Many Oregon educators concerned over returning to class without getting vaccine

MEDFORD, Ore. – As schools get closer to returning to in-person learning teachers are pushing for vaccines. Gov. Kate Brown announced last night educators will be part of the next group to get the COVID-19 vaccine. Now some education unions are concerned prior to return to in-person classrooms.

“Teachers have always from the beginning wanted their students back in person. The challenge is how to do that and at the same time keep everybody safe,” said Troy Pomeroy.

The Lake Oswego Teachers Union said three-quarters of surveyed members want a vaccine or health indicators to support reopening before they go back.

Medford Education Association President, Troy Pomeroy said many of his members are ready to return to class, but some have doubts.

“We’re pretty clear that when the vaccine’s available we will be more comfortable and feel safer. You know, the people who are not comfortable it’ll make them more comfortable. And I think it just makes everybody safer to have a vaccine,” said Troy Pomeroy.

Medford School District Superintendent Bret Champion said he has the numbers to back up a return to campus.

“Over 63 percent [to] 64 percent of our staff said they were comfortable with few to some concerns,” said Dr. Champion.

Those concerns, Superintendent Champion said include going back to school without a vaccine roll-out plan.

The Medford School District doesn’t know when it’s teachers will be able to get the COVID-19 vaccine.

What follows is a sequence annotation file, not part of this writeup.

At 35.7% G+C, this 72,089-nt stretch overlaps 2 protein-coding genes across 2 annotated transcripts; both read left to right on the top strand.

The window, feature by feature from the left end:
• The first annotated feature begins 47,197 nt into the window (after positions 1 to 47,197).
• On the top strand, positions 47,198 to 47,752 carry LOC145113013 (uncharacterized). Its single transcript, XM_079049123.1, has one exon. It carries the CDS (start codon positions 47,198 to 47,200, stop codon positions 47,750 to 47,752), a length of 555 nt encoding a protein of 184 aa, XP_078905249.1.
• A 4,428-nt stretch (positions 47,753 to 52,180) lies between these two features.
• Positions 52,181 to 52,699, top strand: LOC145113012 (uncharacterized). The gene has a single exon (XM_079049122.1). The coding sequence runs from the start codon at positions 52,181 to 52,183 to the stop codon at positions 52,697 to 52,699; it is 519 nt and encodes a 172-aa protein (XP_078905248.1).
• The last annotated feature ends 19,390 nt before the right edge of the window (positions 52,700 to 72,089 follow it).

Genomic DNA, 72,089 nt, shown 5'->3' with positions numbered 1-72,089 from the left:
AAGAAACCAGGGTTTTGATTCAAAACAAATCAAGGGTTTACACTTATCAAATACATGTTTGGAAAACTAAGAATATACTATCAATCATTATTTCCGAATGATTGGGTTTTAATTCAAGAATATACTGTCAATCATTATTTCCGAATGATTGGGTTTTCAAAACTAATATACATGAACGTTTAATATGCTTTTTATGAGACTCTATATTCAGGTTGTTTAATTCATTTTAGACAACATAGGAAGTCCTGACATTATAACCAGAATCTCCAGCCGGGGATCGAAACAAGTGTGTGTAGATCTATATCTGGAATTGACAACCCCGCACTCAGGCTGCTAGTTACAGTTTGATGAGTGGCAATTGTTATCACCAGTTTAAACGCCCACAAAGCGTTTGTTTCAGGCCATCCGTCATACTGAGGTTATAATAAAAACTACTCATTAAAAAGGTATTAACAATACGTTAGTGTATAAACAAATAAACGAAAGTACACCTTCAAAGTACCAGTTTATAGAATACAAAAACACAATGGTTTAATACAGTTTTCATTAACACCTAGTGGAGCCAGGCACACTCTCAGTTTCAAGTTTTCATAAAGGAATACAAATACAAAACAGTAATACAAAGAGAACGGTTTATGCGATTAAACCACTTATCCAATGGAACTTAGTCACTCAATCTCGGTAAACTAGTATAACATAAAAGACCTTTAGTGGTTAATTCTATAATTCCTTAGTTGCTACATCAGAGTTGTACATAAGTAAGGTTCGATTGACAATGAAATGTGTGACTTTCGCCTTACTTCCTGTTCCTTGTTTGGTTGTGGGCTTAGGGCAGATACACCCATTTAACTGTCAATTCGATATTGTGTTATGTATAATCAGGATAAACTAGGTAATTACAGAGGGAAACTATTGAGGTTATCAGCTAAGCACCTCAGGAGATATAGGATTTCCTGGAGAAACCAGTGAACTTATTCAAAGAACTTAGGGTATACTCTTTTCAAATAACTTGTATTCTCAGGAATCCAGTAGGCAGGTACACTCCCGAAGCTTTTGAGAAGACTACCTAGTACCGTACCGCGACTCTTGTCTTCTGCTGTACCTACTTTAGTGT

The Medford School District has not released any finalized plans for reopening yet. The district has a Task Force helping build a plan. It’s goal to release a plan is on January 20. The target to begin the new model is Mid-February.

The Medford School District said it will not force its employees to get the vaccine, but it will highly encourage it.

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NBC5 News reporter Katie Streit comes from her hometown, Las Vegas. Katie went to the Hank Greenspun School of Journalism & Media Studies at the University of Nevada, Las Vegas. While in Las Vegas, Katie won a Student Emmy for her coverage of the Las Vegas Shooting Anniversary. She also hosted and produced the university's political news show, where she interviewed Nevada Governor Steve Sisolak and Congresswoman Dina Titus (NV-1). Her passion for politics turned into a coveted internship at the US Capitol in Washington D.C. In her final months working in the Las Vegas area, she was recognized for her journalism achievements by the Nevada Broadcaster's Foundation. Katie is excited to tell the stories of local Southern Oregonians and Northern Californians. Feel free to contact her at [email protected]
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